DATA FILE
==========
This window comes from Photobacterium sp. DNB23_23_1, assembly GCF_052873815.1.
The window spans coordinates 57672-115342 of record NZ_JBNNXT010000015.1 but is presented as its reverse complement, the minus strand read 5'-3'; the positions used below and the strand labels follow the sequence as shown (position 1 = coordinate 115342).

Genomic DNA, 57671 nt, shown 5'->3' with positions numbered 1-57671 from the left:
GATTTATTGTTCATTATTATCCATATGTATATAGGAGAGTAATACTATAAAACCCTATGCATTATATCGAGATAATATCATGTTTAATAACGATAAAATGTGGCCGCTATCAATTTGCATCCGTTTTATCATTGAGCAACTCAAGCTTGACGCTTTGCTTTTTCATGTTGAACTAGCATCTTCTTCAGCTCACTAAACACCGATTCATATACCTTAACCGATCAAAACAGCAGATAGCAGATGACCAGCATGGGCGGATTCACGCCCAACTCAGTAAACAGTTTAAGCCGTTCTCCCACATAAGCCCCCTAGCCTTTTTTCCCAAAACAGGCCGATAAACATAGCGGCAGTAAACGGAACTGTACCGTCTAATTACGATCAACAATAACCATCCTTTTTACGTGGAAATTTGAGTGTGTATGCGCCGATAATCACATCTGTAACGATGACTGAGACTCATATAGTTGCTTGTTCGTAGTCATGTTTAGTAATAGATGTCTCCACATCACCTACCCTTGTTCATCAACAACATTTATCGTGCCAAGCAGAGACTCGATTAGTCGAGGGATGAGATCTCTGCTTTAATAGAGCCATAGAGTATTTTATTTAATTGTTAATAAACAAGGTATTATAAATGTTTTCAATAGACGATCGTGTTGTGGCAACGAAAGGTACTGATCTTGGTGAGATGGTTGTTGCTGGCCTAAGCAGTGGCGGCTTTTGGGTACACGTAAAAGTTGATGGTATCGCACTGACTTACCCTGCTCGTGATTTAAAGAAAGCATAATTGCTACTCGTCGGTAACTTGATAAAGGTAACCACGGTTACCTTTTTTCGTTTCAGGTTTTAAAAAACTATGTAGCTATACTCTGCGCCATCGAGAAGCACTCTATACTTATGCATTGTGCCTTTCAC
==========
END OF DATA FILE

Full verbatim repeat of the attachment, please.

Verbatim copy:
This window comes from Photobacterium sp. DNB23_23_1, assembly GCF_052873815.1.
The window spans coordinates 57672-115342 of record NZ_JBNNXT010000015.1 but is presented as its reverse complement, the minus strand read 5'-3'; the positions used below and the strand labels follow the sequence as shown (position 1 = coordinate 115342).

Genomic DNA, 57671 nt, shown 5'->3' with positions numbered 1-57671 from the left:
GATTTATTGTTCATTATTATCCATATGTATATAGGAGAGTAATACTATAAAACCCTATGCATTATATCGAGATAATATCATGTTTAATAACGATAAAATGTGGCCGCTATCAATTTGCATCCGTTTTATCATTGAGCAACTCAAGCTTGACGCTTTGCTTTTTCATGTTGAACTAGCATCTTCTTCAGCTCACTAAACACCGATTCATATACCTTAACCGATCAAAACAGCAGATAGCAGATGACCAGCATGGGCGGATTCACGCCCAACTCAGTAAACAGTTTAAGCCGTTCTCCCACATAAGCCCCCTAGCCTTTTTTCCCAAAACAGGCCGATAAACATAGCGGCAGTAAACGGAACTGTACCGTCTAATTACGATCAACAATAACCATCCTTTTTACGTGGAAATTTGAGTGTGTATGCGCCGATAATCACATCTGTAACGATGACTGAGACTCATATAGTTGCTTGTTCGTAGTCATGTTTAGTAATAGATGTCTCCACATCACCTACCCTTGTTCATCAACAACATTTATCGTGCCAAGCAGAGACTCGATTAGTCGAGGGATGAGATCTCTGCTTTAATAGAGCCATAGAGTATTTTATTTAATTGTTAATAAACAAGGTATTATAAATGTTTTCAATAGACGATCGTGTTGTGGCAACGAAAGGTACTGATCTTGGTGAGATGGTTGTTGCTGGCCTAAGCAGTGGCGGCTTTTGGGTACACGTAAAAGTTGATGGTATCGCACTGACTTACCCTGCTCGTGATTTAAAGAAAGCATAATTGCTACTCGTCGGTAACTTGATAAAGGTAACCACGGTTACCTTTTTTCGTTTCAGGTTTTAAAAAACTATGTAGCTATACTCTGCGCCATCGAGAAGCACTCTATACTTATGCATTGTGCCTTTCAC